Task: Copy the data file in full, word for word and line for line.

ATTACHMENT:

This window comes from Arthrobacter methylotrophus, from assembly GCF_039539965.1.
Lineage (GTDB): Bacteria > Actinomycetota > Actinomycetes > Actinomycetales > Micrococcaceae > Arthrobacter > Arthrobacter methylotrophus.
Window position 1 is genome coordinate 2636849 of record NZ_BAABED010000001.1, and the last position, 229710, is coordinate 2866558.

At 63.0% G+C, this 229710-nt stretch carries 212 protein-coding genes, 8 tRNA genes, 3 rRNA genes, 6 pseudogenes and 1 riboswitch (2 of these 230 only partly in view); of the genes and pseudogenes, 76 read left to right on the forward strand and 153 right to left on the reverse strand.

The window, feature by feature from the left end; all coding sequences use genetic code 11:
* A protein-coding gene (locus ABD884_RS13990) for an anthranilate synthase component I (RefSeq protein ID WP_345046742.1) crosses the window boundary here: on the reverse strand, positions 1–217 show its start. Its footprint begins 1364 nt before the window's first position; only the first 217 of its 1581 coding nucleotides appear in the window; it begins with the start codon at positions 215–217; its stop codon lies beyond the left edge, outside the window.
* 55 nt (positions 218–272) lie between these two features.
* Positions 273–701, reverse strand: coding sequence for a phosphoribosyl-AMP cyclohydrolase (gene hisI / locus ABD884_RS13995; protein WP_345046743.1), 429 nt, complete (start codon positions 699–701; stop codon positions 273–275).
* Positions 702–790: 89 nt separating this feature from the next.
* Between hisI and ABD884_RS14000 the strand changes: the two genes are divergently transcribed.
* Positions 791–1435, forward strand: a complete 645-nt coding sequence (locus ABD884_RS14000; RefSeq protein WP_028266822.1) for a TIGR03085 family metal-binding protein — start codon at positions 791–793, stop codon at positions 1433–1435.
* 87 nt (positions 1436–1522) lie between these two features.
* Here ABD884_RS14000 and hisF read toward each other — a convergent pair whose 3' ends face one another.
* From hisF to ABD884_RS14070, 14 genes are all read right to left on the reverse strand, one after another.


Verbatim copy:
This window comes from Arthrobacter methylotrophus, from assembly GCF_039539965.1.
Lineage (GTDB): Bacteria > Actinomycetota > Actinomycetes > Actinomycetales > Micrococcaceae > Arthrobacter > Arthrobacter methylotrophus.
Window position 1 is genome coordinate 2636849 of record NZ_BAABED010000001.1, and the last position, 229710, is coordinate 2866558.

At 63.0% G+C, this 229710-nt stretch carries 212 protein-coding genes, 8 tRNA genes, 3 rRNA genes, 6 pseudogenes and 1 riboswitch (2 of these 230 only partly in view); of the genes and pseudogenes, 76 read left to right on the forward strand and 153 right to left on the reverse strand.

The window, feature by feature from the left end; all coding sequences use genetic code 11:
* A protein-coding gene (locus ABD884_RS13990) for an anthranilate synthase component I (RefSeq protein ID WP_345046742.1) crosses the window boundary here: on the reverse strand, positions 1–217 show its start. Its footprint begins 1364 nt before the window's first position; only the first 217 of its 1581 coding nucleotides appear in the window; it begins with the start codon at positions 215–217; its stop codon lies beyond the left edge, outside the window.
* 55 nt (positions 218–272) lie between these two features.
* Positions 273–701, reverse strand: coding sequence for a phosphoribosyl-AMP cyclohydrolase (gene hisI / locus ABD884_RS13995; protein WP_345046743.1), 429 nt, complete (start codon positions 699–701; stop codon positions 273–275).
* Positions 702–790: 89 nt separating this feature from the next.
* Between hisI and ABD884_RS14000 the strand changes: the two genes are divergently transcribed.
* Positions 791–1435, forward strand: a complete 645-nt coding sequence (locus ABD884_RS14000; RefSeq protein WP_028266822.1) for a TIGR03085 family metal-binding protein — start codon at positions 791–793, stop codon at positions 1433–1435.
* 87 nt (positions 1436–1522) lie between these two features.
* Here ABD884_RS14000 and hisF read toward each other — a convergent pair whose 3' ends face one another.
* From hisF to ABD884_RS14070, 14 genes are all read right to left on the reverse strand, one after another.